In November 1986, a fire occurred at the Sandoz agro-chemical warehouse at Schweizerhalle (near Basel) in Switzerland. At the time of the fire, the warehouse contained c. 9831 of agrochemical products such as organophosphates, chlorinated organic compounds, and organic mercury compounds as well as 354 t of formulation auxiliaries and other chemicals. A majority of the stored chemicals were destroyed in the fire, but large quantities were released into the atmosphere, into the Rhine River through runoffofthe fire fighting water (10 000-15 000 m3), and into the soil and groundwater at the site.
The amount of chemicals released into the Rhine was not known but was estimated to be between 1% and 3% of the stored chemicals. The estimated discharge of the dominant compounds was 3000-8900 kg for disulfoton, 1200-3900 kg for thiometon, 160-1900 kg for propetham-phos, 50-290 kg for parathion, 2.5-300 kg for fenitrothion, and 250-1900 kg for oxadixyl. The concentrations of chemicals in the Rhine River were measured on the day of the accident at Village Neuf, 173 km downstream of the Sandoz chemical warehouse. The concentrations of dis-ulfoton, thiometon, propethamphos, parathion, and oxadixyl were present at 600, 500, 100, 200, and 80 mgl _1, respectively. A comparison ofwater concentrations ofthe EC50s and LC50s suggests that certain chemicals could have contributed to the damage to biota, and cumulative or possibly even synergistic toxic effects resulted from the mixture of pesticides.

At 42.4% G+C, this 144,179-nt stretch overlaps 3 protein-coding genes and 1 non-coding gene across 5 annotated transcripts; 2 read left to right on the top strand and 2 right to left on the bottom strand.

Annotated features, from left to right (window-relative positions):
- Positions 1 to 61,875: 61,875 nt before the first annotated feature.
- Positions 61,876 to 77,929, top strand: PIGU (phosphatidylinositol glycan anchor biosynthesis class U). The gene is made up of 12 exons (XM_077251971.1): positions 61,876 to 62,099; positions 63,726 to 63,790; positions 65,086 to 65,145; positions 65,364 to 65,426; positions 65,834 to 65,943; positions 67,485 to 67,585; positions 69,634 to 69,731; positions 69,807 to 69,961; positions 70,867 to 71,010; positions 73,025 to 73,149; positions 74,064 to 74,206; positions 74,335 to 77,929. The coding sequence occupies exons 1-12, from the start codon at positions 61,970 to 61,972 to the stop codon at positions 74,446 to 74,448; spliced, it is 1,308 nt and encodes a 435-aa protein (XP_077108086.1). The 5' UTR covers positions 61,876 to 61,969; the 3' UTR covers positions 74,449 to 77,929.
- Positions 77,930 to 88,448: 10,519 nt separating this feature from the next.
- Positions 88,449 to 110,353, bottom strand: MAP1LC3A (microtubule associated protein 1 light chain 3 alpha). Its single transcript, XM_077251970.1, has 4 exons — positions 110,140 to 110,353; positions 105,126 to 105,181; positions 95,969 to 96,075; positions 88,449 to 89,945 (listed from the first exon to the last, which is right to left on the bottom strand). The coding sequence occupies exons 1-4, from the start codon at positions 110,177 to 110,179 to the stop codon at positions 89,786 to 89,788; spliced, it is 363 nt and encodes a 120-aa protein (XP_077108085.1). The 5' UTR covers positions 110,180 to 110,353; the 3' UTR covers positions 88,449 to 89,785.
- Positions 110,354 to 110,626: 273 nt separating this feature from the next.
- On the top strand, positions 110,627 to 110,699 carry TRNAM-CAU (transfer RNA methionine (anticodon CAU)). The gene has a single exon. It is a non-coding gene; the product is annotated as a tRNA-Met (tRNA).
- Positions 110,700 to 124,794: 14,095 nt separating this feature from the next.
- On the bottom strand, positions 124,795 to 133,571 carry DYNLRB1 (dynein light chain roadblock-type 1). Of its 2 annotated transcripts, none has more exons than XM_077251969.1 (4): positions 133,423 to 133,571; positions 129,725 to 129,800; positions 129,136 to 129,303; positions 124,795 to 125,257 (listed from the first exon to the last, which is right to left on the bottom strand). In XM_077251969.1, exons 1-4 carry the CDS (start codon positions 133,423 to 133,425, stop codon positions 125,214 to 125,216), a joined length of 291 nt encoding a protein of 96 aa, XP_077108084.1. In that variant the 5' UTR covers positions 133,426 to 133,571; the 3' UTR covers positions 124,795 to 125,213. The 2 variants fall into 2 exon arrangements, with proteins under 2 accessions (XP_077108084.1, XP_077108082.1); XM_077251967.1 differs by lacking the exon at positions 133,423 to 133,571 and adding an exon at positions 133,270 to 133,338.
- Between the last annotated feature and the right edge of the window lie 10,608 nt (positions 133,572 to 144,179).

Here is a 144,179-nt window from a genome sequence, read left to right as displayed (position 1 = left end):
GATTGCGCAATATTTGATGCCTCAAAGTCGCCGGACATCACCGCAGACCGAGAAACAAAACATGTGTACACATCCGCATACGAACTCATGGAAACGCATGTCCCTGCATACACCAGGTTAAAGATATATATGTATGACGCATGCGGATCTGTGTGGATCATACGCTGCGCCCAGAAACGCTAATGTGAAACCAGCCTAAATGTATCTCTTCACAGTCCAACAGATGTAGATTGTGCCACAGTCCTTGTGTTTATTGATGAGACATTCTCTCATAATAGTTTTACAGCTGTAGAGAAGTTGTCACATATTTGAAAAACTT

After the accident, the aquatic life in the Rhine was greatly damaged up to several hundred kilometers downstream of the spill site. The toxic plume destroyed the entire eel population (approximately 2001) up to 400 km downstream of the incident along with inflicting severe damage to other fish species such as grayling, trout, and their food organisms. Populations of aquatic invertebrates were initially devastated, and the populations of a range of invertebrates were greatly reduced. Various chirono-mid populations were among the first to recolonize, followed by the recovery of caddis fly. It seems that for chironomid and caddis fly populations, no more than one generation was required for recovery and a second generation for complete recovery.
That the damage caused by the spill to the Rhine was not more extensive may be explained by the chronic contamination that had already eliminated many sensitive species. With regard to the ecotoxicological aspects of the spill, up to 400 km from the spill site, grayling and trout still died at concentrations 1000 times less than the LC50s of individual organophosphate compounds. It was probably the mixture ofchemicals that was responsible for the fish kills, rather than the effect of any given compound. Some researchers concluded, in their analysis of the chemical spill into the Rhine River, that acute toxic effects occur at concentrations much smaller than LC50 values suggest and synergistic effects ofthe substances involved must be considered, as well as the fact that they added to the existing chronic pollution of the river water. They also postulated that environmental catastrophes, as long as they are not too big and do not occur too often, are less harmful on the whole than is the chronic intoxication of ecosystems.
As for lessons to be learned from the accident, new regulations have been established for large chemical plants requiring holding ponds to be built to retain fire water runoff.
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